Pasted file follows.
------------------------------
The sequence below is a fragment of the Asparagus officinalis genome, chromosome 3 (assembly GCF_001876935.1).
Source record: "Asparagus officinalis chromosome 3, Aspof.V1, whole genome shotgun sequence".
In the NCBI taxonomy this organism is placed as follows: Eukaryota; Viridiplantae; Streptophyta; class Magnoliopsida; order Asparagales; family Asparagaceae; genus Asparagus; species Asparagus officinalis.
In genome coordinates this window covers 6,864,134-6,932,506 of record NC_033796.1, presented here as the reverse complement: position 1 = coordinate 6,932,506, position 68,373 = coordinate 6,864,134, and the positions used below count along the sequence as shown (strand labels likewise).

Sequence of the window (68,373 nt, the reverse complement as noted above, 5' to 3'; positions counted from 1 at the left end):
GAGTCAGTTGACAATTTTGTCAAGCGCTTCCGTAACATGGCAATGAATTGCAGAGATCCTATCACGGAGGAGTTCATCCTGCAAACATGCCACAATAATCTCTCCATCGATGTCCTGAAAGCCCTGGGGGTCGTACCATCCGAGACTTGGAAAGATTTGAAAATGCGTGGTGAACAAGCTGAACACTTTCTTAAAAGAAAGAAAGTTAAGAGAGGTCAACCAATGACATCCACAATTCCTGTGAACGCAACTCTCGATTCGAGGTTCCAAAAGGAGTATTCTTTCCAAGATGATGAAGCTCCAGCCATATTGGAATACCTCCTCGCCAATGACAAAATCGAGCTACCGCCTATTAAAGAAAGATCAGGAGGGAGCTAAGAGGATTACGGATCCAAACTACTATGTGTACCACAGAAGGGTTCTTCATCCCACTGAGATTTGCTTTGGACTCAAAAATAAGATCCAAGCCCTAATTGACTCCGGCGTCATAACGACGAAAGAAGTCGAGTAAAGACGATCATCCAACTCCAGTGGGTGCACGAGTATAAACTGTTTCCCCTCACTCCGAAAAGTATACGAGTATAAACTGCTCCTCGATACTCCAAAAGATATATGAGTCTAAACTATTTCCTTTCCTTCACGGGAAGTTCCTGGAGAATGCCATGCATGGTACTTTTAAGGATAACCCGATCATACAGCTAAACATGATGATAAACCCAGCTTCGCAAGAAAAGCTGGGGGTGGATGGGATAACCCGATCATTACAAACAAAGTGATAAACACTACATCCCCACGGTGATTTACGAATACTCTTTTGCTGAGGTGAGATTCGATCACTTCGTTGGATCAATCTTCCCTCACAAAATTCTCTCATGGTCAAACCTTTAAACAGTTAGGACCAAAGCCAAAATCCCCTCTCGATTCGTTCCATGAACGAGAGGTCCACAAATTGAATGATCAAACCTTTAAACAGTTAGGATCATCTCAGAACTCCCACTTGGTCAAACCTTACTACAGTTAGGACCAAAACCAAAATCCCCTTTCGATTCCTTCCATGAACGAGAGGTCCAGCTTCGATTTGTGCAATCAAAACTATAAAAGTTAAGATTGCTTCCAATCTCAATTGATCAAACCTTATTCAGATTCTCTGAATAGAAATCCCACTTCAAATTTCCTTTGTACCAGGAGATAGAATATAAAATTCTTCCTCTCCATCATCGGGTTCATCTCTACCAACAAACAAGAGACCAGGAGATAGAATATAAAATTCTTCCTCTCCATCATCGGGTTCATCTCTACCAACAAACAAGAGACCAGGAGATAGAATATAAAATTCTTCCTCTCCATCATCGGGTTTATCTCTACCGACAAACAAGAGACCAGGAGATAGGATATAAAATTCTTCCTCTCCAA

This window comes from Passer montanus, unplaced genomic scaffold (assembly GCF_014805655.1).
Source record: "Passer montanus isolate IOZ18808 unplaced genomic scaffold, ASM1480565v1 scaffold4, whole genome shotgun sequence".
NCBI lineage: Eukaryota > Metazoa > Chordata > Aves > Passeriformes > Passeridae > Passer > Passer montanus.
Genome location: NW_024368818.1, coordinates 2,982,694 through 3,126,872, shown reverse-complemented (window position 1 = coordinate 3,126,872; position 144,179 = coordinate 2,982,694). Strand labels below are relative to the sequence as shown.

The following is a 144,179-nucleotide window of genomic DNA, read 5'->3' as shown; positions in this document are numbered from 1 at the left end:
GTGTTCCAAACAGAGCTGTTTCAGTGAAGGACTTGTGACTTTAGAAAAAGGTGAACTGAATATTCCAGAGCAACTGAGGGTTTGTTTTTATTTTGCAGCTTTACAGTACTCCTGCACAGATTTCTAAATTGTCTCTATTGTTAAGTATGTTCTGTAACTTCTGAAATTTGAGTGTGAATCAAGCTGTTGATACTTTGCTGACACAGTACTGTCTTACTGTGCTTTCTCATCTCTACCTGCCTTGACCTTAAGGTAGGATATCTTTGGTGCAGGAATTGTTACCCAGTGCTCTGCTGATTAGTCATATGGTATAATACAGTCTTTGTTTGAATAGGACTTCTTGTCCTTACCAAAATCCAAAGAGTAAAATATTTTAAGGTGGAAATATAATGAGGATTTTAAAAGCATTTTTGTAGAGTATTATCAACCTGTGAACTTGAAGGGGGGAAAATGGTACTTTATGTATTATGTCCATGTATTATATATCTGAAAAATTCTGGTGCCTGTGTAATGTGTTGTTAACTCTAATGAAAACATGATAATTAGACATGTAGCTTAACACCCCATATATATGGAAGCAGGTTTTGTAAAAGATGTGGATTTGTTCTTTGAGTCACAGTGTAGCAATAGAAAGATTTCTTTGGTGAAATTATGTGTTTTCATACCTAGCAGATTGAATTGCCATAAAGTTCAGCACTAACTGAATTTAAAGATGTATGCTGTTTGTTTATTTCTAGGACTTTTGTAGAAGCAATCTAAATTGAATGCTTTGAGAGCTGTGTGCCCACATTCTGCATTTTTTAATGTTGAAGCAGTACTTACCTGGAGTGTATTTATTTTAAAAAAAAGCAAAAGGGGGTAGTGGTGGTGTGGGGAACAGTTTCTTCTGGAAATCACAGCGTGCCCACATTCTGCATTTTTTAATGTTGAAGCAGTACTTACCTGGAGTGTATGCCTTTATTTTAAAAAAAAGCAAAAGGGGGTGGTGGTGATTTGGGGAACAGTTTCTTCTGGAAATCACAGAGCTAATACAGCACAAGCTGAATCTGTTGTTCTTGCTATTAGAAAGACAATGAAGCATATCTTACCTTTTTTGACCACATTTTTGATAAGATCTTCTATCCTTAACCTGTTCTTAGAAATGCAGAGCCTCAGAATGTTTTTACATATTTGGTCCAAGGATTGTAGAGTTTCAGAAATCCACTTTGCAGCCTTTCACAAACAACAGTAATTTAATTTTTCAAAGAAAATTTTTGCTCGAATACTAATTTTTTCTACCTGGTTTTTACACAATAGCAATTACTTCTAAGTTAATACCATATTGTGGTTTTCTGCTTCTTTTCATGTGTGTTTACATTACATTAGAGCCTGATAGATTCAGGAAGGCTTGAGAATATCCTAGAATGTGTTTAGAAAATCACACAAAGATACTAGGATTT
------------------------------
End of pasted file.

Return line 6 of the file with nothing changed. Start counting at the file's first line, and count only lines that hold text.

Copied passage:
GAGTCAGTTGACAATTTTGTCAAGCGCTTCCGTAACATGGCAATGAATTGCAGAGATCCTATCACGGAGGAGTTCATCCTGCAAACATGCCACAATAATCTCTCCATCGATGTCCTGAAAGCCCTGGGGGTCGTACCATCCGAGACTTGGAAAGATTTGAAAATGCGTGGTGAACAAGCTGAACACTTTCTTAAAAGAAAGAAAGTTAAGAGAGGTCAACCAATGACATCCACAATTCCTGTGAACGCAACTCTCGATTCGAGGTTCCAAAAGGAGTATTCTTTCCAAGATGATGAAGCTCCAGCCATATTGGAATACCTCCTCGCCAATGACAAAATCGAGCTACCGCCTATTAAAGAAAGATCAGGAGGGAGCTAAGAGGATTACGGATCCAAACTACTATGTGTACCACAGAAGGGTTCTTCATCCCACTGAGATTTGCTTTGGACTCAAAAATAAGATCCAAGCCCTAATTGACTCCGGCGTCATAACGACGAAAGAAGTCGAGTAAAGACGATCATCCAACTCCAGTGGGTGCACGAGTATAAACTGTTTCCCCTCACTCCGAAAAGTATACGAGTATAAACTGCTCCTCGATACTCCAAAAGATATATGAGTCTAAACTATTTCCTTTCCTTCACGGGAAGTTCCTGGAGAATGCCATGCATGGTACTTTTAAGGATAACCCGATCATACAGCTAAACATGATGATAAACCCAGCTTCGCAAGAAAAGCTGGGGGTGGATGGGATAACCCGATCATTACAAACAAAGTGATAAACACTACATCCCCACGGTGATTTACGAATACTCTTTTGCTGAGGTGAGATTCGATCACTTCGTTGGATCAATCTTCCCTCACAAAATTCTCTCATGGTCAAACCTTTAAACAGTTAGGACCAAAGCCAAAATCCCCTCTCGATTCGTTCCATGAACGAGAGGTCCACAAATTGAATGATCAAACCTTTAAACAGTTAGGATCATCTCAGAACTCCCACTTGGTCAAACCTTACTACAGTTAGGACCAAAACCAAAATCCCCTTTCGATTCCTTCCATGAACGAGAGGTCCAGCTTCGATTTGTGCAATCAAAACTATAAAAGTTAAGATTGCTTCCAATCTCAATTGATCAAACCTTATTCAGATTCTCTGAATAGAAATCCCACTTCAAATTTCCTTTGTACCAGGAGATAGAATATAAAATTCTTCCTCTCCATCATCGGGTTCATCTCTACCAACAAACAAGAGACCAGGAGATAGAATATAAAATTCTTCCTCTCCATCATCGGGTTCATCTCTACCAACAAACAAGAGACCAGGAGATAGAATATAAAATTCTTCCTCTCCATCATCGGGTTTATCTCTACCGACAAACAAGAGACCAGGAGATAGGATATAAAATTCTTCCTCTCCAA